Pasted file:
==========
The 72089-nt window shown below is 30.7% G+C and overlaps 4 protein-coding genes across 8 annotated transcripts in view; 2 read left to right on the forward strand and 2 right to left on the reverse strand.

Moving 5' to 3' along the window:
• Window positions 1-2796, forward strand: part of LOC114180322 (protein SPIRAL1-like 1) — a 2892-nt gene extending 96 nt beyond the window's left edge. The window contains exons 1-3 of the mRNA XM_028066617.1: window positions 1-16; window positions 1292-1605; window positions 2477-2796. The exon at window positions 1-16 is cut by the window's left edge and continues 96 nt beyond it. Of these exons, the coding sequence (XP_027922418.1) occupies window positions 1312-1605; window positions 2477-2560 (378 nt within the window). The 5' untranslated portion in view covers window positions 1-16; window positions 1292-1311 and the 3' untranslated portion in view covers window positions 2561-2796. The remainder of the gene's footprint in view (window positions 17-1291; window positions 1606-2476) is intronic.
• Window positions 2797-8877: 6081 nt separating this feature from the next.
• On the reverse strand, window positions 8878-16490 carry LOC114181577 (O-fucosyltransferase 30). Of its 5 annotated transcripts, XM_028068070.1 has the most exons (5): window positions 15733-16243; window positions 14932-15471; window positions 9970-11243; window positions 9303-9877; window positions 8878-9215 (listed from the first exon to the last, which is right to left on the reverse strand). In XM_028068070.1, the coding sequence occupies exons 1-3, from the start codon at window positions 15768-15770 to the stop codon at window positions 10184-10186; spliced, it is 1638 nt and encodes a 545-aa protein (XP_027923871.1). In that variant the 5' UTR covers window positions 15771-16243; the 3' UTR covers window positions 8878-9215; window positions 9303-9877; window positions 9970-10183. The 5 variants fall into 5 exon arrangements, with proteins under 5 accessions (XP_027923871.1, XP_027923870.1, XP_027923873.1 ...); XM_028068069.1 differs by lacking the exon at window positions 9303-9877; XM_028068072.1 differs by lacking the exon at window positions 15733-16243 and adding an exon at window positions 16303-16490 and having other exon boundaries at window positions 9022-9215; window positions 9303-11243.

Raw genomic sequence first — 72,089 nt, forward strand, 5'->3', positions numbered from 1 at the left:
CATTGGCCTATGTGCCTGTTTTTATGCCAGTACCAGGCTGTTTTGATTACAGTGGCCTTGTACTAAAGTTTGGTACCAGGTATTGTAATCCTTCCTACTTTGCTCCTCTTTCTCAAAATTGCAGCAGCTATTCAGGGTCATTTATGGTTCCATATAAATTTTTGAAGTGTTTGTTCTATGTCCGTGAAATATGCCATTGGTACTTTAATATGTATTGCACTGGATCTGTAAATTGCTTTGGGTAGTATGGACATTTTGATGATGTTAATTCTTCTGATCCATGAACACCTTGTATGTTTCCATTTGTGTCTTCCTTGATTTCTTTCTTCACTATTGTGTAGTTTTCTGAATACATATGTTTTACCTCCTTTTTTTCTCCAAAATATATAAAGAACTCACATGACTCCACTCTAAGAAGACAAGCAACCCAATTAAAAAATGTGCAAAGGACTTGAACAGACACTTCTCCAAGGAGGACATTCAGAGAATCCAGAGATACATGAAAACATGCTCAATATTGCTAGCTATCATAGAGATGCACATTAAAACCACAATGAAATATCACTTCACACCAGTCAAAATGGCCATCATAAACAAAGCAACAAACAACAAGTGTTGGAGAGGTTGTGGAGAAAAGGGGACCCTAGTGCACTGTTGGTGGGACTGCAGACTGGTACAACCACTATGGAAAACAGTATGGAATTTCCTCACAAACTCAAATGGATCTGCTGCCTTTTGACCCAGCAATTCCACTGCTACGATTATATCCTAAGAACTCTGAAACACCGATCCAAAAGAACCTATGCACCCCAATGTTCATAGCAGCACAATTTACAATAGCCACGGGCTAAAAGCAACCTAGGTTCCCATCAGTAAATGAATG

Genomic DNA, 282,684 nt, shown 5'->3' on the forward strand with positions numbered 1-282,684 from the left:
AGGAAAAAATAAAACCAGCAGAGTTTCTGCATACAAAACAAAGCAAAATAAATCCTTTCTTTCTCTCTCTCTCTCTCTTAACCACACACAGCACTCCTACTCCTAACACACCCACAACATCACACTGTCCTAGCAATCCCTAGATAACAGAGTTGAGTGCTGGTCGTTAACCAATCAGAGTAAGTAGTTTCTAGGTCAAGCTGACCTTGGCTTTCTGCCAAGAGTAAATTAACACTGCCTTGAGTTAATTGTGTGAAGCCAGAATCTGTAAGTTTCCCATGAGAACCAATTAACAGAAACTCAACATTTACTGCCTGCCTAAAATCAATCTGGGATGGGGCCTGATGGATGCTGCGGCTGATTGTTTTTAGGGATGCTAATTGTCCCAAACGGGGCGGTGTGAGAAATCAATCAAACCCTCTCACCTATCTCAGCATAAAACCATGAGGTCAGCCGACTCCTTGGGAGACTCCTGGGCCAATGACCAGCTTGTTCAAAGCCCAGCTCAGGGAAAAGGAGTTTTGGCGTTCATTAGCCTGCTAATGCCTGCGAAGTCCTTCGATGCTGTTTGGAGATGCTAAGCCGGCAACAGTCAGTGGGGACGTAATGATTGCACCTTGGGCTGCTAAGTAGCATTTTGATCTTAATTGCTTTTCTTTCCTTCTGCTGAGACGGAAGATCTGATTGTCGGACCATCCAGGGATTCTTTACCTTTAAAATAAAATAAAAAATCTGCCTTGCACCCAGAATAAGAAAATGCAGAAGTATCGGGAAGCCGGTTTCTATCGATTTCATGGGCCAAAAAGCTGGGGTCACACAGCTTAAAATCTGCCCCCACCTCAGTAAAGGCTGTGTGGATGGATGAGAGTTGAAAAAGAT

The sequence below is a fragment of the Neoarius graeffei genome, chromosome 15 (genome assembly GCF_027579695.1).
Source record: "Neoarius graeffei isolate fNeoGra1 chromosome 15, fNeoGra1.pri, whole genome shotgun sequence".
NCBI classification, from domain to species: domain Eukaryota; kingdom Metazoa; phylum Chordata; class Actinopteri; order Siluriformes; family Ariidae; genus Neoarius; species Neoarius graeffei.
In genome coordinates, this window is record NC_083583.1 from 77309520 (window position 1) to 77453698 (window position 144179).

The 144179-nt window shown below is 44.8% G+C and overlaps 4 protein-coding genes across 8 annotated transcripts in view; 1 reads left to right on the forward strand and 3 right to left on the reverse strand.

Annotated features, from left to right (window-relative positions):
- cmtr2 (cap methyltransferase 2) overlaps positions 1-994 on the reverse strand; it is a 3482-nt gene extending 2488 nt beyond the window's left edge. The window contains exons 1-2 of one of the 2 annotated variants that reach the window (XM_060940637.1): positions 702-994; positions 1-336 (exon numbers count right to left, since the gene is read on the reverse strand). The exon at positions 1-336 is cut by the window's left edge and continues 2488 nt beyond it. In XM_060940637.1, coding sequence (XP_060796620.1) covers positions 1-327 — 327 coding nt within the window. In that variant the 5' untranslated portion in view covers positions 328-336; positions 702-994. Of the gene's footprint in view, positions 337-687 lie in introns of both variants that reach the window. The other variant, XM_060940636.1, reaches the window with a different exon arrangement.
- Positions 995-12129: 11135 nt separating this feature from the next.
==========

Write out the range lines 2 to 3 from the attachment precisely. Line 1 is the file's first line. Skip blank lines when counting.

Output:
Moving 5' to 3' along the window:
• Window positions 1-2796, forward strand: part of LOC114180322 (protein SPIRAL1-like 1) — a 2892-nt gene extending 96 nt beyond the window's left edge. The window contains exons 1-3 of the mRNA XM_028066617.1: window positions 1-16; window positions 1292-1605; window positions 2477-2796. The exon at window positions 1-16 is cut by the window's left edge and continues 96 nt beyond it. Of these exons, the coding sequence (XP_027922418.1) occupies window positions 1312-1605; window positions 2477-2560 (378 nt within the window). The 5' untranslated portion in view covers window positions 1-16; window positions 1292-1311 and the 3' untranslated portion in view covers window positions 2561-2796. The remainder of the gene's footprint in view (window positions 17-1291; window positions 1606-2476) is intronic.